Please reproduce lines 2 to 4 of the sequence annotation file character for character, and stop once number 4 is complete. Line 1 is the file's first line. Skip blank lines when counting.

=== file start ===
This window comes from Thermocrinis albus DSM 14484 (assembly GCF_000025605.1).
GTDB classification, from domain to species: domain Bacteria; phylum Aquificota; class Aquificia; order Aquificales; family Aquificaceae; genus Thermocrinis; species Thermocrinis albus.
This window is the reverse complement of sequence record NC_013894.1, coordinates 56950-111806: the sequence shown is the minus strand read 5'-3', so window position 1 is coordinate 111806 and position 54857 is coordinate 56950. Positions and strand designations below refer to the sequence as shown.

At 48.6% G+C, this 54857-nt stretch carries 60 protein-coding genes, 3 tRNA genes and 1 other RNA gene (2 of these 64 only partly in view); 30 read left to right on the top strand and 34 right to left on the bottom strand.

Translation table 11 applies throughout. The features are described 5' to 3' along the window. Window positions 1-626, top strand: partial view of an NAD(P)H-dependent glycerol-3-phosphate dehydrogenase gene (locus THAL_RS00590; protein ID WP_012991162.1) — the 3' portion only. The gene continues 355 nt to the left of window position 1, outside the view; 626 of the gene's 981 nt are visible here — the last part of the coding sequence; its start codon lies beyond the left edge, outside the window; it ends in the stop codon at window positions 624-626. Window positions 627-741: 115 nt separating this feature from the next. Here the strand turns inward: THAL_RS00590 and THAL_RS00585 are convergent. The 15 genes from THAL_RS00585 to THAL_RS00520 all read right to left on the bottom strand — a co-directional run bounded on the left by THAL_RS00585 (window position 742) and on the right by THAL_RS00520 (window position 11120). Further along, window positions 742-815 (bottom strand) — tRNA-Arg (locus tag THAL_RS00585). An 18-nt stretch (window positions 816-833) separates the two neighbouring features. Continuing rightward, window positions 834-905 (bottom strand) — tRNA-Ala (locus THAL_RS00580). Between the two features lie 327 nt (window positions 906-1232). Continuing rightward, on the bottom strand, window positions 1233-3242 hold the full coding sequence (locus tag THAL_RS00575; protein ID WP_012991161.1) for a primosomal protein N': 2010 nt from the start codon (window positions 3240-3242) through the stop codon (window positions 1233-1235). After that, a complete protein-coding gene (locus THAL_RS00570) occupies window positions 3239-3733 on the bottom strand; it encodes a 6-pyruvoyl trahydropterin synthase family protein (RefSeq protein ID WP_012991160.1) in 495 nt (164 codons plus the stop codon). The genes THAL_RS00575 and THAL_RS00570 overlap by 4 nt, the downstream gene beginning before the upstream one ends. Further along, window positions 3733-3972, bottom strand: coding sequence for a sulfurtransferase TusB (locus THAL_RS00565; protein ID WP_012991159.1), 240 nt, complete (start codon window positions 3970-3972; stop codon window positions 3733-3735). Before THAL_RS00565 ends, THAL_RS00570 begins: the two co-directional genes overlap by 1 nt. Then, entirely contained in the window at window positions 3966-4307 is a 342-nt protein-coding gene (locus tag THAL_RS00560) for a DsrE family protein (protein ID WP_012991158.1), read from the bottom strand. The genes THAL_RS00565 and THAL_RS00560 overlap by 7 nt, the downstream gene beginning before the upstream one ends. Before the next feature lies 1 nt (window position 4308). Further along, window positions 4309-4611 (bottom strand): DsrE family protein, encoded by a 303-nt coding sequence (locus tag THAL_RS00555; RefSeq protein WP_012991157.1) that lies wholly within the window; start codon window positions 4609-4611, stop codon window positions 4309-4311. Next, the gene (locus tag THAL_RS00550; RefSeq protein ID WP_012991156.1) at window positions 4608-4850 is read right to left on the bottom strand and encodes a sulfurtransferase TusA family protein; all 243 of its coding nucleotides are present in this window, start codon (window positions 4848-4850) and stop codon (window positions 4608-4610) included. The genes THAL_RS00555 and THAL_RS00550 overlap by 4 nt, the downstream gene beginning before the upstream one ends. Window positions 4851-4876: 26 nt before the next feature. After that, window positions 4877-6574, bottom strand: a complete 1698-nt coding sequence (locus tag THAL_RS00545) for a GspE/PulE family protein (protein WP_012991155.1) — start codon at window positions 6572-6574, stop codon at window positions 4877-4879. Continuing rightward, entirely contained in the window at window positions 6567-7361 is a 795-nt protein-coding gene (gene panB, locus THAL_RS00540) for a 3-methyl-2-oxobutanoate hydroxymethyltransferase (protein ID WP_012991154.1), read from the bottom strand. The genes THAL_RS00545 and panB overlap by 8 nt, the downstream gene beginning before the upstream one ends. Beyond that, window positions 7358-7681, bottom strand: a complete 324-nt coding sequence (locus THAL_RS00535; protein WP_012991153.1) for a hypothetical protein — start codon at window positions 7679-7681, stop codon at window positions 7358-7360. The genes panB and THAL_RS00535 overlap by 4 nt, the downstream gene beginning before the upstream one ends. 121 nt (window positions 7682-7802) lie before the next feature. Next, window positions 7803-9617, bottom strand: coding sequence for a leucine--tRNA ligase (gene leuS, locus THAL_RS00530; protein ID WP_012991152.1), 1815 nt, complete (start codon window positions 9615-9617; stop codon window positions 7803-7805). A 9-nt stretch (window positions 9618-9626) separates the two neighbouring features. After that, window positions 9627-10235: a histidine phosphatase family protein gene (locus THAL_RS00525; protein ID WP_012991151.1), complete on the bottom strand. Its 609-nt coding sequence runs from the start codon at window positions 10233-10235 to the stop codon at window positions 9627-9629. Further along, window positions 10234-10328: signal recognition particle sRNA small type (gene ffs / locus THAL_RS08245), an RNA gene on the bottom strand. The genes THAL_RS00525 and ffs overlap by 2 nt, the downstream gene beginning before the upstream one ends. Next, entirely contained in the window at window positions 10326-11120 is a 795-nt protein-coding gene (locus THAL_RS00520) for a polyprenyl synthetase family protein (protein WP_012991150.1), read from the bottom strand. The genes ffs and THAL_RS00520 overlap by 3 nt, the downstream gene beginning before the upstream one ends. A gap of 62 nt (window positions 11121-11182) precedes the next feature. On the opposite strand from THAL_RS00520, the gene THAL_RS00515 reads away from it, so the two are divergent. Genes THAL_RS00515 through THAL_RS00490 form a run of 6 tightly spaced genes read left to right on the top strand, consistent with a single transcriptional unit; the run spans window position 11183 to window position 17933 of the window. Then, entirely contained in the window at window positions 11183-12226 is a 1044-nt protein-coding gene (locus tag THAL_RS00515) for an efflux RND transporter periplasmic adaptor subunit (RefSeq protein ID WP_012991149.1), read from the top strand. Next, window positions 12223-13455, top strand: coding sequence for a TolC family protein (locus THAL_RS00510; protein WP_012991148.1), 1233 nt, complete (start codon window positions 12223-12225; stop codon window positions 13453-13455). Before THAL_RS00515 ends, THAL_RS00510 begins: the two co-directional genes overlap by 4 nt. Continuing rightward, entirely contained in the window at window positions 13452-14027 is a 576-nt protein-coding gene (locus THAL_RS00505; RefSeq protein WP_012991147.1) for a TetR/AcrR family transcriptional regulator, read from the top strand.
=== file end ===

GTDB classification, from domain to species: domain Bacteria; phylum Aquificota; class Aquificia; order Aquificales; family Aquificaceae; genus Thermocrinis; species Thermocrinis albus.
This window is the reverse complement of sequence record NC_013894.1, coordinates 56950-111806: the sequence shown is the minus strand read 5'-3', so window position 1 is coordinate 111806 and position 54857 is coordinate 56950. Positions and strand designations below refer to the sequence as shown.

At 48.6% G+C, this 54857-nt stretch carries 60 protein-coding genes, 3 tRNA genes and 1 other RNA gene (2 of these 64 only partly in view); 30 read left to right on the top strand and 34 right to left on the bottom strand.